I was once told being an intern involved making starbucks runs, faxing documents, and getting
yelled at. While I definitely made some coffee runs and faxed documents, I think the only thing
yelled at me was, “Works going out!” to which I responded by yelling, “Thank you, works!” (A common theatre procedure/courtesy to give everyone in the theater a heads up before all the lights in the theater are turned off).

There’s a lot of hearsay and personal opinions that get tossed around about different
experiences when someone asks what so and so is like. I’ve learned to take all of everyone’s
opinions with a grain of salt and form my own. In the summer of 2015 I began my first internship
with American Coast Theater Company (ACTC). Having never worked the technical aspect of
theater, this was a wild ride. I had the opportunity to manage a box office, cover for our theater
manager for a few months, and become the props master for an original play. It was an intense
summer of “yes, sir”s, “my bad”s, and “thank you”s. Admittedly, there were some days when I
wondered why I had chosen to subject myself to a full summer of this when I could have just as
easily gone home and made money there. Thankfully I had convinced two of my friends to also
intern with me that summer so it was a blast through all the ups and downs. I had a great
enough experience that I decided to do it AGAIN.

Come summer of 2016 I decided to subject myself to another three months of working for ACTC
as an apprentice. The Artistic Producing Director had liked my work from the previous summer
and decided to offer me a position as Co­-Company Manager. Let me emphasize exactly how
thankful I am that I was Co-­Company Manager. This position comes with a lot of stress and
while I think it can be done by one person, making it a team effort allows you to stay sane (Shoutout to Samantha Fokos, my partner in crime) and still have fun. In fact this summer was even more fun than the last. I was surrounded by 8 fantastic interns who were all there with a can do attitude and passion for what they were doing, many of whom were already my friends and all of whom were by the end of the summer. Beyond that I also had the opportunity to perform twice throughout the summer. The first time was with ACTC for their first show of their summer season, Rosencrantz and Guildenstern Are Dead as Alfred. Rehearsals had begun before the school year had even ended and gave me plenty of time to grow close with a cast of people who challenged me to grow as an actor and person.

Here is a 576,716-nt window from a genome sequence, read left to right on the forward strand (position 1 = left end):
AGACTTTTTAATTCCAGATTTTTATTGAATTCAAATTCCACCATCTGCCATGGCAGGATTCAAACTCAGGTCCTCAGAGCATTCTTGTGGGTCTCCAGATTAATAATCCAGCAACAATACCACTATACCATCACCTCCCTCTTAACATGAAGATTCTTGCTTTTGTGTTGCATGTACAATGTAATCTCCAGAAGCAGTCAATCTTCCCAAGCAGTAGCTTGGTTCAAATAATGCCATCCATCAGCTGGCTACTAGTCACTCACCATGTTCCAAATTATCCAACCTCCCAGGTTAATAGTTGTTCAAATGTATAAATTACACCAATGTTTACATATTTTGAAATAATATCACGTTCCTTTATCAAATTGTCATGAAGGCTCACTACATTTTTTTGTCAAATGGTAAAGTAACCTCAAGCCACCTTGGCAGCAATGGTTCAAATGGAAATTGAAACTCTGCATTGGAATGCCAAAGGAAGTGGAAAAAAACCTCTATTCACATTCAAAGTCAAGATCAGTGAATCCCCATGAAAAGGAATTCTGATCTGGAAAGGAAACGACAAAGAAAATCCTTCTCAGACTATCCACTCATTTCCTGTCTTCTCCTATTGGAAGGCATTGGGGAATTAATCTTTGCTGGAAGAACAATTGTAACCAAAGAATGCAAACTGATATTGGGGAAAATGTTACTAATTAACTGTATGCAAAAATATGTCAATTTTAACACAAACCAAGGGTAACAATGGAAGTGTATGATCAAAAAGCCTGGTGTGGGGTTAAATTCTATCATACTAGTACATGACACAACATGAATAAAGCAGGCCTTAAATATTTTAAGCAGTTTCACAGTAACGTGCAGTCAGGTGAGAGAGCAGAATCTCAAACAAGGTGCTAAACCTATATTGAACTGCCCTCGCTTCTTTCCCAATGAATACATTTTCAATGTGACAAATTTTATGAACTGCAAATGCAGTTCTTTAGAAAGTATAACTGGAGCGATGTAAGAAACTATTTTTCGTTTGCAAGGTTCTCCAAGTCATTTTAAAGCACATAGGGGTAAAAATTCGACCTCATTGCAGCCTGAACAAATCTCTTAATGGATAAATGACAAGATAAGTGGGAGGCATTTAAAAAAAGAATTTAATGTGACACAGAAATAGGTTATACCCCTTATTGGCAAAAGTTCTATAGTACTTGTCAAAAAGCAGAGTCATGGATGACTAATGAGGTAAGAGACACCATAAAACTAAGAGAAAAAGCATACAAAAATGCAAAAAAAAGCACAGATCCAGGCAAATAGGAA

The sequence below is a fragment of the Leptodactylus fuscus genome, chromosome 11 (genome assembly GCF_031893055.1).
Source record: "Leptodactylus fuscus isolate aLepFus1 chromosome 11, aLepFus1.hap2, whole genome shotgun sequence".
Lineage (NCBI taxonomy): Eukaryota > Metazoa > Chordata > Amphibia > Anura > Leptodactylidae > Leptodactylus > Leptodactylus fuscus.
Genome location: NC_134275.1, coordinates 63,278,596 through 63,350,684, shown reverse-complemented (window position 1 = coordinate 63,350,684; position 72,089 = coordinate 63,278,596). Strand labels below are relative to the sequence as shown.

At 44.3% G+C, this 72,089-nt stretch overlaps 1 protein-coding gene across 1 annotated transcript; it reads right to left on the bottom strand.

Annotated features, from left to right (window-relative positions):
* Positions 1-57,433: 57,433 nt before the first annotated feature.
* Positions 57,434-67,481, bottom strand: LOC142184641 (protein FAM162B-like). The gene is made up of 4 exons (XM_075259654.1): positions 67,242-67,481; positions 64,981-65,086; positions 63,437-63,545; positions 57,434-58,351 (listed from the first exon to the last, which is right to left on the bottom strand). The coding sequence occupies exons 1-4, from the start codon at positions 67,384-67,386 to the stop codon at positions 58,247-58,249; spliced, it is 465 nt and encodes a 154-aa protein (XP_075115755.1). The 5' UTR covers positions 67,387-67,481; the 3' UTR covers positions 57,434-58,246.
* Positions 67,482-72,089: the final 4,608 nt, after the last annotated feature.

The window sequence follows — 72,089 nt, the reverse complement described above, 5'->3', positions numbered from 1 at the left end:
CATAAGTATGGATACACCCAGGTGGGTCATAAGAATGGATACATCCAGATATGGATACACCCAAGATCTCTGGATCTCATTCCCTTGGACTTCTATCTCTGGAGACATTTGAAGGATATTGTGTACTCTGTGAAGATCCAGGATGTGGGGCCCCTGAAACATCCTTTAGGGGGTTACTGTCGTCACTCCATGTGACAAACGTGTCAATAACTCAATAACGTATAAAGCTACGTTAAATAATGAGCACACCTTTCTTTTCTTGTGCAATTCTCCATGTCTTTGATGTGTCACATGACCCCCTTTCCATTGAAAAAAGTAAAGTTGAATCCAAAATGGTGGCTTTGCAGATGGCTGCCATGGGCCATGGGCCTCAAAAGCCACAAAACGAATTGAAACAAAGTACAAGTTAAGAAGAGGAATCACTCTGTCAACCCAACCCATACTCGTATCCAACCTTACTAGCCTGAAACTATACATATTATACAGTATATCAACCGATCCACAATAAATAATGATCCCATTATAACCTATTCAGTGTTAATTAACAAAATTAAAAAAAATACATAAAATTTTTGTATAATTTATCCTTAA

The second opportunity was for American Coast Children’s Theatre (ACCT) in their production
of James and the Giant Peach. WHAT AN EXPERIENCE. I got to play Aunt Sponge, one of
James’ mean, nasty, and crude aunts. The best part of this show wasn’t that I got to be a
character role though, it was working alongside 30 something children who always inspired me
to have a blast. Which, in my opinion, is really what this internship was really all about. Yes,
there’s a lot of hard work and dedication that goes into producing amazing and worthwhile
shows, but if you can find the fun in even the most stressful of situations, then you will be far better
off. Ultimately what your experience will be like with most any situation in life will come
down to simply have a good attitude and not letting the bad times get you down. So have fun
even when it seems impossible and remember you’re creating something for someone much
bigger than yourself! If you’re debating whether you should consider this internship let me help you out – DO. It’s been a major part in two of my most memorable experiences during my undergraduate degree. Likewise, I have already received job offers as a direct result of this internship. Through the connections I made this past summer I am now the stage manager for a production of The Lion King, Jr. and have other job opportunities lined up as well!

-Tyler Thoreson